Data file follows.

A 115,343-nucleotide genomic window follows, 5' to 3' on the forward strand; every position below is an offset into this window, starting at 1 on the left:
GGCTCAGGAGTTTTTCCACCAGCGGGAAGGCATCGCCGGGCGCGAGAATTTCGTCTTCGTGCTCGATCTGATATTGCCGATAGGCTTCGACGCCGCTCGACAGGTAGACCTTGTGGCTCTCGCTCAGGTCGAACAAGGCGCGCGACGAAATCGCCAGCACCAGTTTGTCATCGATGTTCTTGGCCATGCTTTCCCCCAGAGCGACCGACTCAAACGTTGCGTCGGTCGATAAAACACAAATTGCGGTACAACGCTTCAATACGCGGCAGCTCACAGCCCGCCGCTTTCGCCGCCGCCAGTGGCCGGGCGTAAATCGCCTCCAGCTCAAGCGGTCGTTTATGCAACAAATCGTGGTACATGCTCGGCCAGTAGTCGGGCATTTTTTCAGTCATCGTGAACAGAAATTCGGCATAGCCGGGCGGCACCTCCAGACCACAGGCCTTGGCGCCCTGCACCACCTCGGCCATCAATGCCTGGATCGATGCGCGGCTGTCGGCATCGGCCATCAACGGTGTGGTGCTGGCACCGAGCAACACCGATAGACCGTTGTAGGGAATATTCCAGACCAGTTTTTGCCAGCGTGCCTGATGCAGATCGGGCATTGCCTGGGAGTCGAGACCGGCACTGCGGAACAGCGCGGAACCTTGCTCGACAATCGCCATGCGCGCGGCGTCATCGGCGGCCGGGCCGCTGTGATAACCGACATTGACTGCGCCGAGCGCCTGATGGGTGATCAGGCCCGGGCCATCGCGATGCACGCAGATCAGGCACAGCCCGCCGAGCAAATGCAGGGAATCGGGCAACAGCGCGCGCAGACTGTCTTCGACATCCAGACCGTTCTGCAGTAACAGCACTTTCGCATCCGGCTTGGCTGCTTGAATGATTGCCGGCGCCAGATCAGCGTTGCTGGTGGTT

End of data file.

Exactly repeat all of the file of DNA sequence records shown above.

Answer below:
A 115,343-nucleotide genomic window follows, 5' to 3' on the forward strand; every position below is an offset into this window, starting at 1 on the left:
GGCTCAGGAGTTTTTCCACCAGCGGGAAGGCATCGCCGGGCGCGAGAATTTCGTCTTCGTGCTCGATCTGATATTGCCGATAGGCTTCGACGCCGCTCGACAGGTAGACCTTGTGGCTCTCGCTCAGGTCGAACAAGGCGCGCGACGAAATCGCCAGCACCAGTTTGTCATCGATGTTCTTGGCCATGCTTTCCCCCAGAGCGACCGACTCAAACGTTGCGTCGGTCGATAAAACACAAATTGCGGTACAACGCTTCAATACGCGGCAGCTCACAGCCCGCCGCTTTCGCCGCCGCCAGTGGCCGGGCGTAAATCGCCTCCAGCTCAAGCGGTCGTTTATGCAACAAATCGTGGTACATGCTCGGCCAGTAGTCGGGCATTTTTTCAGTCATCGTGAACAGAAATTCGGCATAGCCGGGCGGCACCTCCAGACCACAGGCCTTGGCGCCCTGCACCACCTCGGCCATCAATGCCTGGATCGATGCGCGGCTGTCGGCATCGGCCATCAACGGTGTGGTGCTGGCACCGAGCAACACCGATAGACCGTTGTAGGGAATATTCCAGACCAGTTTTTGCCAGCGTGCCTGATGCAGATCGGGCATTGCCTGGGAGTCGAGACCGGCACTGCGGAACAGCGCGGAACCTTGCTCGACAATCGCCATGCGCGCGGCGTCATCGGCGGCCGGGCCGCTGTGATAACCGACATTGACTGCGCCGAGCGCCTGATGGGTGATCAGGCCCGGGCCATCGCGATGCACGCAGATCAGGCACAGCCCGCCGAGCAAATGCAGGGAATCGGGCAACAGCGCGCGCAGACTGTCTTCGACATCCAGACCGTTCTGCAGTAACAGCACTTTCGCATCCGGCTTGGCTGCTTGAATGATTGCCGGCGCCAGATCAGCGTTGCTGGTGGTT